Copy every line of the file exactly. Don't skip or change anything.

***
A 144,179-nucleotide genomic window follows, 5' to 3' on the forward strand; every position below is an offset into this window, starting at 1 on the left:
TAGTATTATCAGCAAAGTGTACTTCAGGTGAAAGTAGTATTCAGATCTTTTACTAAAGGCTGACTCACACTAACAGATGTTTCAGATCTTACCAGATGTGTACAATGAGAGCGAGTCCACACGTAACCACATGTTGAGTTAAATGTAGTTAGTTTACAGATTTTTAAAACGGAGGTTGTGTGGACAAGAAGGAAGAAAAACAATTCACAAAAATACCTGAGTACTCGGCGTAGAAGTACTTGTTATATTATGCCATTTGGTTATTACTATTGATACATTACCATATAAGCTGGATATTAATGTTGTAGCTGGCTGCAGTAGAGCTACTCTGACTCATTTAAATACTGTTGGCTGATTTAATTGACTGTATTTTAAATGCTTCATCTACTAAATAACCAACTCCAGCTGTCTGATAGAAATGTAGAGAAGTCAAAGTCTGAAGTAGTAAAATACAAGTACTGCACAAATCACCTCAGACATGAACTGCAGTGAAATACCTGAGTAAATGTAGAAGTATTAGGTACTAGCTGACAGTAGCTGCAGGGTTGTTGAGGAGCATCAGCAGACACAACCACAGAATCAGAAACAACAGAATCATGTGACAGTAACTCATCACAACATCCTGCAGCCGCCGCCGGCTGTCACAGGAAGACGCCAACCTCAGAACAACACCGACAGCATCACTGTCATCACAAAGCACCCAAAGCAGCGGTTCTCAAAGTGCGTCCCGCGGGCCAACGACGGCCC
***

A 144,179-nucleotide genomic window follows, 5' to 3' on the forward strand; every position below is an offset into this window, starting at 1 on the left:
TAGTATTATCAGCAAAGTGTACTTCAGGTGAAAGTAGTATTCAGATCTTTTACTAAAGGCTGACTCACACTAACAGATGTTTCAGATCTTACCAGATGTGTACAATGAGAGCGAGTCCACACGTAACCACATGTTGAGTTAAATGTAGTTAGTTTACAGATTTTTAAAACGGAGGTTGTGTGGACAAGAAGGAAGAAAAACAATTCACAAAAATACCTGAGTACTCGGCGTAGAAGTACTTGTTATATTATGCCATTTGGTTATTACTATTGATACATTACCATATAAGCTGGATATTAATGTTGTAGCTGGCTGCAGTAGAGCTACTCTGACTCATTTAAATACTGTTGGCTGATTTAATTGACTGTATTTTAAATGCTTCATCTACTAAATAACCAACTCCAGCTGTCTGATAGAAATGTAGAGAAGTCAAAGTCTGAAGTAGTAAAATACAAGTACTGCACAAATCACCTCAGACATGAACTGCAGTGAAATACCTGAGTAAATGTAGAAGTATTAGGTACTAGCTGACAGTAGCTGCAGGGTTGTTGAGGAGCATCAGCAGACACAACCACAGAATCAGAAACAACAGAATCATGTGACAGTAACTCATCACAACATCCTGCAGCCGCCGCCGGCTGTCACAGGAAGACGCCAACCTCAGAACAACACCGACAGCATCACTGTCATCACAAAGCACCCAAAGCAGCGGTTCTCAAAGTGCGTCCCGCGGGCCAACGACGGCCC